When a financial services system went down after a reboot, network wiz Denny Nunez tracked the triggers in a server program to get the banking data up and flowing smoothly again before the start of regular business hours.
Although Nunez might have an uncommon background from his third-shift IT colleagues with this type of server issue, he’d dealt with it before, in a realm where “mission critical data” takes on a dual meaning.
Nunez came to his roles as network administrative assistance and IT help desk resource at Advanced Technology Services (ATS) in Peoria, Ill. in April, following four years of active duty in the Marine Corps. After enlisting in 2009 and going through the same combat lessons and boot camp as any other enlisted service member, Nunez also started training for server and networking roles, an area of interest that had been a bit out of reach in civilian life back in his hometown of Peoria. Months later, Sgt. Nunez was deployed to South American and the shores of Haiti, where he readied vital network systems after a devastating earthquake there, and later Afghanistan (pictured at left), where he and a team of six built server and network communications “from the ground up” to keep the data side of air wing rescue missions marching along.
Reflecting on his non-traditional path to the server room, Nunez says there’s a battle of awareness as service members return to home to a workforce clamoring for experienced data managers and IT experts. The acronyms for servers and routers may be different between the two, but the raw military exposure to systems primed Nunez, and others in the military, for their own career.
“Especially with IT in the military, it’s sink or swim. You either learn it and you become good at your job and standout, or you fall to the back and let someone else do it,” Nunez says.
Nunez is one of tens of thousands of U.S. service members returning home from frontline duty over the next few years during troop drawdowns in Iraq and Afghanistan. The federal government has long pushed programs for private companies to hire service members as they return home, though there has been a recent push to match those efforts with the drawdown and the country’s IT and data jobs “skills gap.” In May, for instance, the White House unveiled a public-private partnership with big-name IT vendors to train and clarify existing capabilities held by more than 161,000 military members, with a special focus on database design, cloud computing, QA and IT security. The federal government estimates 1.8 million technology jobs in these or related fields by 2020, with an average salary exceeding $81,000.
ATS is one of a crop of companies across the U.S. bringing in veterans and service members as part of their hiring and support for positions in IT, manufacturing and more, for clients such as Caterpillar and Motorola. Of the 1,500 military applications received by ATS in the past year, there were 250 specifically related to IT and data positions. It's a pool of applicants ATS expects to increase, with the firm estimating approximately 250 veteran hires total for the year, says Holly Mosack, ATS director of military recruiting. Mosack, a former Army Captain who served in Iraq, started at ATS in 2005 to lead their efforts to transition military members to civilian careers where they sometimes find “a different world.”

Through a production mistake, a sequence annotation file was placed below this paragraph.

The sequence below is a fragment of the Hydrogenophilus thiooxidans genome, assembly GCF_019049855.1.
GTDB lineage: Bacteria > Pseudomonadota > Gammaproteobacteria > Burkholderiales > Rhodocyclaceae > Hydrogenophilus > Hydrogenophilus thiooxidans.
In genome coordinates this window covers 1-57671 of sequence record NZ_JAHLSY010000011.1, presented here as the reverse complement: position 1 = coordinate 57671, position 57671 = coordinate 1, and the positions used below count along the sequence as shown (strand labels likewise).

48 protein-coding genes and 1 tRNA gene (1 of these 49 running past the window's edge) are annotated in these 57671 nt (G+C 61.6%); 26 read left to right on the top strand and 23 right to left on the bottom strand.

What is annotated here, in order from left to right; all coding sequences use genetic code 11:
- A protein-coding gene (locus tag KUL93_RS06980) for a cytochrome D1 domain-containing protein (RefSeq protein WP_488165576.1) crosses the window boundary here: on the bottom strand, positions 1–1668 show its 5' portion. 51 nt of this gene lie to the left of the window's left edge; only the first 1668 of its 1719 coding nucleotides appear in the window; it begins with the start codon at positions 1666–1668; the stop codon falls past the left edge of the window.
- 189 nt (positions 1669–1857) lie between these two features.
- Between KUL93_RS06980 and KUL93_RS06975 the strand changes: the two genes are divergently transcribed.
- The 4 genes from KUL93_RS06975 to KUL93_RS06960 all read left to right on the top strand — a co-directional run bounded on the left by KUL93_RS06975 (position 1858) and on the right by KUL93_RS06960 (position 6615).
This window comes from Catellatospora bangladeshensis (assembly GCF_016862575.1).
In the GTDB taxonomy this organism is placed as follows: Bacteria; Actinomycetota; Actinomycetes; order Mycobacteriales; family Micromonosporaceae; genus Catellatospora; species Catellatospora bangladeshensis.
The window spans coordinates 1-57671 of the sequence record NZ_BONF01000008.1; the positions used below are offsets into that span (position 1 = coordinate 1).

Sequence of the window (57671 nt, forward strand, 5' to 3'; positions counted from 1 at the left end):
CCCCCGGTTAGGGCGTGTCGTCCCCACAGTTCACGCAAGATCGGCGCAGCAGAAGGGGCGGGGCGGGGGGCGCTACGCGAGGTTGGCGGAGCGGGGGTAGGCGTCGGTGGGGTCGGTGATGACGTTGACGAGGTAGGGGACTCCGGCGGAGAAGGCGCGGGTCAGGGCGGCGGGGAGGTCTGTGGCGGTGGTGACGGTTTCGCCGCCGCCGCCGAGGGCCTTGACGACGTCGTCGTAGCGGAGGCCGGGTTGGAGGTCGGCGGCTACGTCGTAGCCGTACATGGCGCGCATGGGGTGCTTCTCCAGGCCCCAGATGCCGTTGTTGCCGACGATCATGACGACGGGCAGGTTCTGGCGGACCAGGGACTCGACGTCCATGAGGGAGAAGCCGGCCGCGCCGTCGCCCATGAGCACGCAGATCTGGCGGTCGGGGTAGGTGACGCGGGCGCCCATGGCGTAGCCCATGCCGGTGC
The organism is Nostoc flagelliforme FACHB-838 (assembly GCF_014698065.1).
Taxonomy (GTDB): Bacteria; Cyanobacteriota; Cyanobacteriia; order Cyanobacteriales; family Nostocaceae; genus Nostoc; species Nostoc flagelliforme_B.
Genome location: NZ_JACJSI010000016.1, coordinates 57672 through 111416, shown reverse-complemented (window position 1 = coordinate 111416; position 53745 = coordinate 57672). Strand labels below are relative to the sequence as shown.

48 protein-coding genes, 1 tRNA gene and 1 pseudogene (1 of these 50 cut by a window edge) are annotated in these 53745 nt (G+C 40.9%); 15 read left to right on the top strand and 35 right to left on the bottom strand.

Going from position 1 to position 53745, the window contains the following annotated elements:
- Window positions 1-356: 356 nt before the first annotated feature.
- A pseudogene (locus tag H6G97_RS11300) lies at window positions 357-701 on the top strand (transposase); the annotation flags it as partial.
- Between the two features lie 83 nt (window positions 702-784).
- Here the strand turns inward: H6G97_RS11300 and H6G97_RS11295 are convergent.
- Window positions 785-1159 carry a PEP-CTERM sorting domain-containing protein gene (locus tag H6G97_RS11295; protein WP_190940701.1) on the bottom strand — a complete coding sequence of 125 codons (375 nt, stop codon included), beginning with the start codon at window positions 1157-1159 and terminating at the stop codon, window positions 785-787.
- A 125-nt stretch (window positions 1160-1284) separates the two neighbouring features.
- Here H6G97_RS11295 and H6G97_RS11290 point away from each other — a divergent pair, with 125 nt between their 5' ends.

The differences in “nomenclature” range from data system alphabet soup and jargon, to hesitation over a service members’ time away from a traditional office work environment, Mosack says. Unknowingly, the differences can put up a wall between highly competent service members and employers desperate for applicable data skills.
“When those service members are writing their resumes and explaining what they do, it’s somewhat intimidating for the civilian recruiter to read that and talk to [a candidate] about what they did in Afghanistan. That’s not your typical candidate,” she says.
Hardest to fill are those DBA and high-level system admin and developer roles, says Mosack. Specific to database and data management roles, there are certainly changing demands with server and database admins, evolving with business demands for more application development and experience in handling unstructured, varied and real-time data streams. But those changes hold lots of opportunity for high-paying careers, as DBAs, network and server admins, and other data and analytic intensive roles are some of the most in-demand positions in the broader and steadily growing IT hiring field, according to hiring community Dice.
Possibilities and experience in that higher-tier data management realm are exactly what brought Nunez to ATS. While still under the Marine Corps’ inactive reserves for another three years, Nunez is prepared for new working roles at home to better life in Peoria for himself and his wife, Crystal. He’s grateful for his military background – and its data management experiences typically reserved for certification courses and college classrooms – and is eager to fill them out with more civilian techniques to eventually aim for a bigger role as a network admin. And he’s got a good feeling he’ll be joined across the country by his military colleagues.
“Some of us come out a little scared, not realizing how similar systems and processes can be,” Nunez says. “But we’re ready to take it on.”
Register or login for access to this item and much more
All Information Management content is archived after seven days.
Community members receive:
- All recent and archived articles
- Conference offers and updates
- A full menu of enewsletter options
- Web seminars, white papers, ebooks
Already have an account? Log In
Don't have an account? Register for Free Unlimited Access